I was hesitant to comment on this thread because I seemed to have hogged a good portion of the "welcome" thread. So, if I get too visible, let me know. (Except SF, I never listen to him. ;-) )

First off, let me tell Mustang what a great post that was. Very well written,indeed.

Now, regarding this question:

"But what about disagreements among those who do believe?"

A funny thing happened to me on the way to this blog today...I got kicked off a blog today, a Catholic blog written by a guy that was an atheist, turned Catholic. The reason? Because I dared to question the authority of the Church. The discussion was about embryonic stem cell research. I believe it's ok..the church doesn't, and according to this group, I don't belong in the Catholic Church. The discussion also hit on homosexuality. Another thing I question the church on. I say, if God made a person a homosexual, who are we to say they can't live a homosexual lifestyle, i.e. marriage. Their response was that just because someone is born an alcoholic, doesn't mean God wants them to drink themselves to death. I explained (nicely) that alcoholism is a disease, homosexuality is not. Ooops! Too logical! This person (although no authority within the church) decided I should be stripped of my rosary beads and my membership card to the Catholic church (sarcasm). I guess that means no more Friday fish fry's for me during Lent! (more sarcasm).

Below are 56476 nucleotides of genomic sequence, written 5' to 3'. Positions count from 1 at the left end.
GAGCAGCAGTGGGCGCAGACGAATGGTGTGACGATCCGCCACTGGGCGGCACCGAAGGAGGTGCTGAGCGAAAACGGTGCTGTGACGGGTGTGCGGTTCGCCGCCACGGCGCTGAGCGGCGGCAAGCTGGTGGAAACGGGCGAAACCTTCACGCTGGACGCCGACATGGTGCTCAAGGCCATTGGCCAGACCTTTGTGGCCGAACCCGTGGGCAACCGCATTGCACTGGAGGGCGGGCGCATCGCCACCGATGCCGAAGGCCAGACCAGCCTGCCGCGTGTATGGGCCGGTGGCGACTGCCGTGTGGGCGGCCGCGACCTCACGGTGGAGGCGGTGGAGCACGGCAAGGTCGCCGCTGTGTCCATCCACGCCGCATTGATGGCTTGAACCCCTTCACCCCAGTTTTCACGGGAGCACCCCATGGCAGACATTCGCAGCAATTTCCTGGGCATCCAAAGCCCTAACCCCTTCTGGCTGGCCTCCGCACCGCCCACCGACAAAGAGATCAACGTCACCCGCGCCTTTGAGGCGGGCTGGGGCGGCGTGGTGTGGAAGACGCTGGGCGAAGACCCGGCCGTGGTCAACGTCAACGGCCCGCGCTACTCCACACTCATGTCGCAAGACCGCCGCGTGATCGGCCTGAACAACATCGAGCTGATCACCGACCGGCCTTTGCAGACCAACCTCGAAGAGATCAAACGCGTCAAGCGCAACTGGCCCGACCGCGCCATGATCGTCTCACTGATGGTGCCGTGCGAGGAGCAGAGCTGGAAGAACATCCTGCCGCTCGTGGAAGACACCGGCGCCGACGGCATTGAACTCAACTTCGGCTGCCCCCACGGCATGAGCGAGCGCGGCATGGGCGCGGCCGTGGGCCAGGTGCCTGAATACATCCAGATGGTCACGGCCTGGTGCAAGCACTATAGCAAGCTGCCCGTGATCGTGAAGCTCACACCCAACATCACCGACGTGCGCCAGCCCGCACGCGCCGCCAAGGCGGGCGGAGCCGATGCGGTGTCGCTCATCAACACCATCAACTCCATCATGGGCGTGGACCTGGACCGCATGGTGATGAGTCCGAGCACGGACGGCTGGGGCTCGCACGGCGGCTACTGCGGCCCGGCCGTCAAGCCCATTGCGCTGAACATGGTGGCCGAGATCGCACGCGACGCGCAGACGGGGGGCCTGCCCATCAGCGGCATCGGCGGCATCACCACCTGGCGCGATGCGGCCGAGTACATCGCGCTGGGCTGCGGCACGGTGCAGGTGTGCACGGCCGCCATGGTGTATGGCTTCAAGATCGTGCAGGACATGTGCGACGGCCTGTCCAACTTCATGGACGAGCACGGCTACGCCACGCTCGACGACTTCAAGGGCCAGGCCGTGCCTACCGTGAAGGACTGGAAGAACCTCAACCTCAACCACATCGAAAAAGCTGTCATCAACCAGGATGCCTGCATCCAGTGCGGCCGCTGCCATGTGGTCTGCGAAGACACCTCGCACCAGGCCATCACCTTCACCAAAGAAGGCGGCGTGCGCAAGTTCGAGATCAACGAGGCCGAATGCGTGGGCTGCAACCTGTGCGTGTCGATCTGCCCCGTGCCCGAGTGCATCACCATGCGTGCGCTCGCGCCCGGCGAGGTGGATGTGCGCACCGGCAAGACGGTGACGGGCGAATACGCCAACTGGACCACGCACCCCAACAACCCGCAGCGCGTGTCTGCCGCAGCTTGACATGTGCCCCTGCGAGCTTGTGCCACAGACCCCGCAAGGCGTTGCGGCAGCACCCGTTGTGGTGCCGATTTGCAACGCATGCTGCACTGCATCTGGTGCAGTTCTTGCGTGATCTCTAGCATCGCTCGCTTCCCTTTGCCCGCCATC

The point I am so badly trying to make is, there are zealots in every religion, and there are also atheist zealots. That is human nature. I choose to separate the wheat from the chaff, so to speak, and follow those two wonderful Commandments that Jesus said were the most important, "Love God with all you heart and all your mind" and "Love thy neighbor as thyself". The rest is gravy.

LASunsett said...

ME,

//I was hesitant to comment on this thread because I seemed to have hogged a good portion of the "welcome" thread. So, if I get too visible, let me know.//

Nonsense. That's what this blog is for. Comment all you want. You also won't get banned for disagreeing with me. I have yet to ban anyone, even on PYY. (And you know we have had some hot discussions over there.) As long as everyone respects others' right to their own beliefs, everyone is welcome here.